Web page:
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Reviews » DVD Video Reviews » Young Sherlock Holmes
Young Sherlock Holmes
Paramount // PG-13 // December 2, 2003
List Price: $19.99 [Buy now and save at Amazon]
Review by Shannon Nutt | posted December 21, 2003 | E-mail the Author
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C O N T E N T
V I D E O
A U D I O
E X T R A S
R E P L A Y
A D V I C E
Recommended
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P R I N T
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THE MOVIE

The game is afoot in director Barry Levinson's and writer Chris Columbus' Young Sherlock Holmes, an original story (not based on any of Sir Arthur Conan Doyle's writings) about how Holmes and Watson met for the very first time. Although this film never caught on with audiences upon its release back in 1985, it's become quite the cult hit – although sadly it hasn't been given much respect from Paramount with this bare-bones DVD release.

The movie is told through the eyes of a young John Watson, who arrives at an all-boys school in London and meets up with Holmes for the very first time. Almost immediately, Watson sees the young sleuth at work, as Holmes is able to deduce a great many things about Watson just upon first glance.

Although intended as a kids movie, there is a great deal of depth to the characterizations, that fans of Sherlock Holmes will appreciate. In one of my favorite early scenes in the film, all the boys of the school are sitting at dinner discussing what they want to be when they grow up. When it comes Holmes' turn to speak, he looks longingly outside at Elizabeth, the niece of one of one of Holmes' mentors on campus and states "I never want to be alone." Knowing that this is exactly the fate that Holmes will face in his adult years makes this one of the movie's most touching and heartbreaking moments.

The plot of Young Sherlock Holmes revolves around an ancient Egyptian cult and murders that have been occurring, in which the victims hallucinate objects around them coming to life and attacking them. This is where the special effects come into play – in what was most likely an attempt to make this film more appealing to the Indiana Jones crowd. The film doesn't really need them (they are more of a distraction from the story than anything else), but film scholars should note that Young Sherlock Holmes marks the first movie in which CGI effects were used…from an up and coming company named Pixar.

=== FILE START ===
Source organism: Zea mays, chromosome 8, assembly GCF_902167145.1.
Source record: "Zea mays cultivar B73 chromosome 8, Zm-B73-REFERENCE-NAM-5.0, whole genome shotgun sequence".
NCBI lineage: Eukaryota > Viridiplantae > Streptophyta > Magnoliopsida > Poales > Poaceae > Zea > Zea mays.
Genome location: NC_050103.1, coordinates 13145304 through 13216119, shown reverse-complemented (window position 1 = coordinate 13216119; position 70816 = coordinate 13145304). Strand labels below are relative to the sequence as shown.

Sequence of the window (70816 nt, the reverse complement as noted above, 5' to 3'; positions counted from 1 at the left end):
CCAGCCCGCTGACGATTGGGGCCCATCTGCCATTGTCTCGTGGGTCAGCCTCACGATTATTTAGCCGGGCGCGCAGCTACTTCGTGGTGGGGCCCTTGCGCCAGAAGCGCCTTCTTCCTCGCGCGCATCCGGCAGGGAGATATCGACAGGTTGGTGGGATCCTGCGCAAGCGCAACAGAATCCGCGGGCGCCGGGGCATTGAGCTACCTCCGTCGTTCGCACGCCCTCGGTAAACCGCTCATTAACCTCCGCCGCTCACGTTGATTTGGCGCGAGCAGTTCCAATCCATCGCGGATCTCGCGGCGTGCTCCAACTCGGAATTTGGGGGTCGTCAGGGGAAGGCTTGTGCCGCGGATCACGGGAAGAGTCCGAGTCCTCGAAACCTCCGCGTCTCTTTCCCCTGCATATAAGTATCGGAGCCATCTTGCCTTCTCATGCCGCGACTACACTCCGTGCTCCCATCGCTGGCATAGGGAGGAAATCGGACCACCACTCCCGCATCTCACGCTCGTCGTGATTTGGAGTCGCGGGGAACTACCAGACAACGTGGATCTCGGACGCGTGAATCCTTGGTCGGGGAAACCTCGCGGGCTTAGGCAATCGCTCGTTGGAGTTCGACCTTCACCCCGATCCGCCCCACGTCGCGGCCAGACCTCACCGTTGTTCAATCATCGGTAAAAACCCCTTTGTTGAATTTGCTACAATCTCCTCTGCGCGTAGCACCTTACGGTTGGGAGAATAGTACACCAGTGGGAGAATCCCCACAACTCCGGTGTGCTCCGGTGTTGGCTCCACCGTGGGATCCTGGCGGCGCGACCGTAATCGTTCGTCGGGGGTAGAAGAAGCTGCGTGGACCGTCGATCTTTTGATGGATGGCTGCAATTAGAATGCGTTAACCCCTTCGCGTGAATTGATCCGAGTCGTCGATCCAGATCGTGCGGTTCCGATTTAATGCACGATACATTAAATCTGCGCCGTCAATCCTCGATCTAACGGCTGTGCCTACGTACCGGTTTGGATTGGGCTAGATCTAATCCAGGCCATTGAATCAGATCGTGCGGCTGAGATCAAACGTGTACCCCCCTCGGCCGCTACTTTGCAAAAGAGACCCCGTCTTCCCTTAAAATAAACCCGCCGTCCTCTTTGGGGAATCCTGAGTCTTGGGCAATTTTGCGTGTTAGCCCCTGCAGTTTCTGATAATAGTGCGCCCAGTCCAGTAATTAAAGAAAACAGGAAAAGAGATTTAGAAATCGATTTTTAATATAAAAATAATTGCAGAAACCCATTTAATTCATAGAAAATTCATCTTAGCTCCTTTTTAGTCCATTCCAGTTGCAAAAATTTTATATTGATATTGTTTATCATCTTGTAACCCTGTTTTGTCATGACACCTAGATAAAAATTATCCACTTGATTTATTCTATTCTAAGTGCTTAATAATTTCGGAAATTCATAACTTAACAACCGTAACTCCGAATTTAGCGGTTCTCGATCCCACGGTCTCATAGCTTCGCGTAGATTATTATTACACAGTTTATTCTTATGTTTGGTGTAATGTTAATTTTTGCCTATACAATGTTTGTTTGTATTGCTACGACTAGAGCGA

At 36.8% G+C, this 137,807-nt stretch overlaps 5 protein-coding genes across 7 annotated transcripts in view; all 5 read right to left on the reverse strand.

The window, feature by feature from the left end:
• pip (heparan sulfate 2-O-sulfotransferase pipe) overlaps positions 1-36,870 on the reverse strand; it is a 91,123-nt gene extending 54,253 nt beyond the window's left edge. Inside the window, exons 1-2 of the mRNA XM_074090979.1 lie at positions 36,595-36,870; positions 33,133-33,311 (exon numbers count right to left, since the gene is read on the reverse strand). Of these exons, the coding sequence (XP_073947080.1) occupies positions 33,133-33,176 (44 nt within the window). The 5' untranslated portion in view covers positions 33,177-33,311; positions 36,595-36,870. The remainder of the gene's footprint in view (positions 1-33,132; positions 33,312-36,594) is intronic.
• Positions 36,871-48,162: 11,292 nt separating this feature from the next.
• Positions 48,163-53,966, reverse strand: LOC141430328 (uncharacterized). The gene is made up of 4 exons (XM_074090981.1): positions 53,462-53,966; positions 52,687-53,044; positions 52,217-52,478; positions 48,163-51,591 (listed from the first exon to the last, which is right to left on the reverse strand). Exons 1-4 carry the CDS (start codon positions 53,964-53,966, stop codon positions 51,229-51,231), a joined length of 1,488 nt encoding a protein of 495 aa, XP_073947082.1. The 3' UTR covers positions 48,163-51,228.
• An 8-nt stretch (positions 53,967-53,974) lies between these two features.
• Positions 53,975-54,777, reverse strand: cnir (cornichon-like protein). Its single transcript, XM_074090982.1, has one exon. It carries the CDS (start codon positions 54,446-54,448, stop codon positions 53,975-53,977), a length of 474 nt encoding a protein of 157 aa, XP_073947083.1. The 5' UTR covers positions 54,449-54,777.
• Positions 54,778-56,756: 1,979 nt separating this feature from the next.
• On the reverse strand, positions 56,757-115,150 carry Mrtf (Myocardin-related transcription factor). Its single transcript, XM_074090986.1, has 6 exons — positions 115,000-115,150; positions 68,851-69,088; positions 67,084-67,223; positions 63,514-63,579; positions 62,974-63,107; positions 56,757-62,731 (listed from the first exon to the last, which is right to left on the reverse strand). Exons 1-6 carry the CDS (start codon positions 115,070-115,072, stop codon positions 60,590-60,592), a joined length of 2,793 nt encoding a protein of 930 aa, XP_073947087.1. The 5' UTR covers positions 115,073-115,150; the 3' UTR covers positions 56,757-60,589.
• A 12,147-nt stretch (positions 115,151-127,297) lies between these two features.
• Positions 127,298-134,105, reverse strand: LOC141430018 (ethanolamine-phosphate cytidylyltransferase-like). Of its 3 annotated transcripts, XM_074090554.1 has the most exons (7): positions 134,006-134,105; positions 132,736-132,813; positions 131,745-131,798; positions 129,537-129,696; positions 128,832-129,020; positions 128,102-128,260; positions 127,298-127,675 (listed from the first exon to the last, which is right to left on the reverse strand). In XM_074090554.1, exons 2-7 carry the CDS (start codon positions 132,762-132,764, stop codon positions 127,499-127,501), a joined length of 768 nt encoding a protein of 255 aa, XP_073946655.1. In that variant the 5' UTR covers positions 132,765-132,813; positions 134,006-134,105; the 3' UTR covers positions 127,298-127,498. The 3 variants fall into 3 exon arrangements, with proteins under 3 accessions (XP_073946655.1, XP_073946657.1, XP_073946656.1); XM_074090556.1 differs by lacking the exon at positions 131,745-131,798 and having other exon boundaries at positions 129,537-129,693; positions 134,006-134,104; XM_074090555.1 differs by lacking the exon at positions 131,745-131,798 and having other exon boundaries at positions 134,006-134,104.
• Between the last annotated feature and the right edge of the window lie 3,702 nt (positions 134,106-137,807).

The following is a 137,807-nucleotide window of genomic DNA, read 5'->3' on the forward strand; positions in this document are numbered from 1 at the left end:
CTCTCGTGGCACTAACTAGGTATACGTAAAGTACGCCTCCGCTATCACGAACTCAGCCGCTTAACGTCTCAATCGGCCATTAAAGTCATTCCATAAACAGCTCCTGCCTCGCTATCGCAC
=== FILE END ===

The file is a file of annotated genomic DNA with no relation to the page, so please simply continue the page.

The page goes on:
Young Sherlock Holmes dives deeper into Indiana Jones territory when Holmes and company locate the base of the Egyptian ceremonies – which is a blatant rip-off (or homage, depending on your point of view) to the Kali cult from Indiana Jones and the Temple of Doom.

But the real heart of the film is in the growing relationship between Holmes and Watson, played wonderfully by young (at least they were in 1985) English actors Nicholas Rowe and Alan Cox (who is the son of famous English actor Brian Cox). So good is Rowe, in fact, that it's a bit of a surprise that he hasn't gone on to become a bigger star.

On somewhat of a side note, viewers will want to make sure to sit through the end credits of the film, as the final shots of the movie reveal the beginnings of yet another notable piece of the Sherlock Holmes legacy.

THE DVD

Video:
Although the movie is thankfully presented in 1.85:1 anamorphic, it appears that Paramount has done little else to the transfer. The picture has a lot of obvious dirt and grain in the print, and the picture is noticeably "soft" in context. The fact that many of the scenes in Young Sherlock Holmes take place at night only adds to the disappointment, since many of these scenes could have looked a lot better with a sharper transfer.

Audio:
Viewers will have the option of listening to the film in a 5.1 Dolby Track, or in 2.0 Dolby. The 5.1 Track isn't particularly aggressive, but it does sound nice and crisp, and Bruce Broughton's great score (one of the real highlights of the film) has never sounded better on home video. There's also a French Mono track for those interested.

Extras:
This is where the real disappointment comes. Other than a chapter selection, there are no extras whatsoever on this DVD. Not even the original theatrical trailer, which Paramount usually includes on even those most bare bones of discs. I seem to recall at least one TV special on the making of this movie during the time of its release, and I would have loved to hear a Barry Levinson and/or Chris Columbus commentary track after all these years. The good news is that the DVD's price reflects the lack of bonuses…and most will be able to find this disc for under $15 on various online retailers and in stores.

THE BOTTOM LINE

Despite the fact that the overall DVD is less than impressive, the quality of the movie itself is enough for me to recommend this one for purchase. If there was a chance that Paramount might release a Special Edition in the future, I would advise a rental and a wait and see attitude, but since chances are better that the film won't even be repressed when current stock runs out – be sure to pick up a copy now while it's available.
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